Location and access
Otley Road, LS16 9JX.
Breary Marsh is adjacent to Golden Acre Park in Bramhope. It can be reached from the Golden Acre Park car park just off the A660 Otley Road, or from the network of paths which enter the site from various points leading from Bramhope and Cookridge.
Habitat and wildlife
The reserve is the best and most diverse example of a wet valley alder wood and associated floodplain habitat known in West Yorkshire, which is why much of the site is also a Site of Special Scientific Interest. These habitats were once common along streams and river valleys in the county but they are now sadly localised and fragmented.
As the name of the reserve implies, it contains a number of “wet” habitats such as fen, alder and willow carr (another name for wet woodland) and wet meadow. These are mainly found on the northern side of the site, next to the car park. Here the ground is low-lying and the soils are waterlogged. However, as you walk into the site, the ground begins to rise slightly, and the soil becomes progressively drier. The wet woodland then gives way to a drier woodland habitat dominated by oak and birch with localised planted beech, hornbeam and sycamore dating back to the 19th century.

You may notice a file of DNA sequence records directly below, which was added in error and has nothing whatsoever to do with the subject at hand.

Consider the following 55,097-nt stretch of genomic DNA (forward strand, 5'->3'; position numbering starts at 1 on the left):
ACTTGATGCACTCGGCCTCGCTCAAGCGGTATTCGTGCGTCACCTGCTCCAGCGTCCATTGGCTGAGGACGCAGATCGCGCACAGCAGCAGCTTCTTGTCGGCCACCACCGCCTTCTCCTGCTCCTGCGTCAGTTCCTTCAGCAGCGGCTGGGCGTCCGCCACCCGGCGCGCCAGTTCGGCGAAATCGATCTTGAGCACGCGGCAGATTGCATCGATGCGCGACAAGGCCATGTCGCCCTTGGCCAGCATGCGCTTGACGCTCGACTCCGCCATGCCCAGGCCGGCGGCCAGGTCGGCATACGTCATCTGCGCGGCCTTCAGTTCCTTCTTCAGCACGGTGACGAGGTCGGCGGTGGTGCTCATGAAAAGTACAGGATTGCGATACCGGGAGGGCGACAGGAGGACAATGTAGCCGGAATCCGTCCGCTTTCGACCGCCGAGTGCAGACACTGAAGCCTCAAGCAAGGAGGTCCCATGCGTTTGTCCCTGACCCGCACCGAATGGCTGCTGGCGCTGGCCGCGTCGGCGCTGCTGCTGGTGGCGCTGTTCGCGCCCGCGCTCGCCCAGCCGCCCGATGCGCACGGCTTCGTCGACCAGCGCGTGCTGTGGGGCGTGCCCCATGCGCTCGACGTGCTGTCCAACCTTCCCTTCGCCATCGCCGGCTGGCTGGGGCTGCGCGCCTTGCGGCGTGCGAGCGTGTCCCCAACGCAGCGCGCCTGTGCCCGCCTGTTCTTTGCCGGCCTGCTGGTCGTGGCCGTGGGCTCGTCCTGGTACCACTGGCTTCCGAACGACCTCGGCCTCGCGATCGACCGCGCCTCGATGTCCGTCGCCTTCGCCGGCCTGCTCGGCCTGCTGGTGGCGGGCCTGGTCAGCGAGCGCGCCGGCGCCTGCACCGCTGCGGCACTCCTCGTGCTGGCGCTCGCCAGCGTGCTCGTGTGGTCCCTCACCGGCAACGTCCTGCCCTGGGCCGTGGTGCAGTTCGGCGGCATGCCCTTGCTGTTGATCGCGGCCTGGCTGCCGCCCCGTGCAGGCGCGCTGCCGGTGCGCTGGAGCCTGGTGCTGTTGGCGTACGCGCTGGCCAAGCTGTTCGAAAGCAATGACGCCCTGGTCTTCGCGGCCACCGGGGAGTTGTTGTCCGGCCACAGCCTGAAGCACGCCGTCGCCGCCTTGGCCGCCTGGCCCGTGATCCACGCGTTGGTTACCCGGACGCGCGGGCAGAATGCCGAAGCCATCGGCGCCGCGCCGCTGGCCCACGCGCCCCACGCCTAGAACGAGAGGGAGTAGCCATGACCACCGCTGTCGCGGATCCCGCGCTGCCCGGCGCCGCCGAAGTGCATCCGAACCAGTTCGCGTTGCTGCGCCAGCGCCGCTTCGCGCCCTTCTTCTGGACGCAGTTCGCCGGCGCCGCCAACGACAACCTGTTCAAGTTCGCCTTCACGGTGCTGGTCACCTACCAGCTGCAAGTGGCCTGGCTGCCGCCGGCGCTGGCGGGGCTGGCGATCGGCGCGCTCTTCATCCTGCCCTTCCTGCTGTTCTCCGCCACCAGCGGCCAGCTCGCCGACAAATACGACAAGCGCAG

Drier ground conditions are reflected in the woodland flora as carpets of bluebell, wood anemone, wood sorrel and lesser celandine intermingle with ferns, and creeping soft grass replaces moisture-loving reeds, rushes and sedges, the most significant being the large mounds of the tussock sedge.
The triangular area of meadow adjacent to the Otley Road also grades from wetter ground on the northern side of the site, to become drier as the meadow runs parallel with the road. The wet meadow features plants such as meadowsweet, ragged robin and wild angelica whilst common spotted orchid, valerian, bird’s-foot trefoil and greater stitchwort can be found in the drier meadow.
The southern end of the reserve contains Paul’s Pond, a fish pond belonging to the Cookridge Hall estate. The pond was dug in the 1820s by Richard Wormald to provide fish and ice to the kitchens, but named after William Paul who bought the estate in 1890. The pond is popular with waterfowl, particularly in the winter and if you’re very lucky, kingfisher may also be seen.
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